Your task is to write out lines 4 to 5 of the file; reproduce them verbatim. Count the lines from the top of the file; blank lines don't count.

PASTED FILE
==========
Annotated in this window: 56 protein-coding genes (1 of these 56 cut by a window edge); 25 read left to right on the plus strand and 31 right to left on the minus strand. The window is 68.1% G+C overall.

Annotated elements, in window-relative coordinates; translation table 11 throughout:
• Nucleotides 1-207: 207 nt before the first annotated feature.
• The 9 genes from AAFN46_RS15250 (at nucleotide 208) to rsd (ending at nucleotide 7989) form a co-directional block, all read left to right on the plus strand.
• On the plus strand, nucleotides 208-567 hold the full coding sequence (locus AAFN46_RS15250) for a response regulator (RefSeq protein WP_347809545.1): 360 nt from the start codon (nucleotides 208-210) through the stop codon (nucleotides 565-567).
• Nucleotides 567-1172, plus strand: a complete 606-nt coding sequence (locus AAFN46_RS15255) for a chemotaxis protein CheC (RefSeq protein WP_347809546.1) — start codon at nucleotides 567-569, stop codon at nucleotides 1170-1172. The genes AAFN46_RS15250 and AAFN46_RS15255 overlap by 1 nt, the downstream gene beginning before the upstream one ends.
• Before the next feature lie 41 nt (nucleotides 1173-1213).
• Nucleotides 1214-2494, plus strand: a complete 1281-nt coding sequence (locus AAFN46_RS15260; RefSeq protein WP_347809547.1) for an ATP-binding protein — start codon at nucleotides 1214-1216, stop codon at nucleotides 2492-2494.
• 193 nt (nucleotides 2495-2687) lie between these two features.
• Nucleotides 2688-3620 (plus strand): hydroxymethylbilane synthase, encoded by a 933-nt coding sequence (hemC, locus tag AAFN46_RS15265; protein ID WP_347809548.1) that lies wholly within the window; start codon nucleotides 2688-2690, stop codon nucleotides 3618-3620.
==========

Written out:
• The 9 genes from AAFN46_RS15250 (at nucleotide 208) to rsd (ending at nucleotide 7989) form a co-directional block, all read left to right on the plus strand.
• On the plus strand, nucleotides 208-567 hold the full coding sequence (locus AAFN46_RS15250) for a response regulator (RefSeq protein WP_347809545.1): 360 nt from the start codon (nucleotides 208-210) through the stop codon (nucleotides 565-567).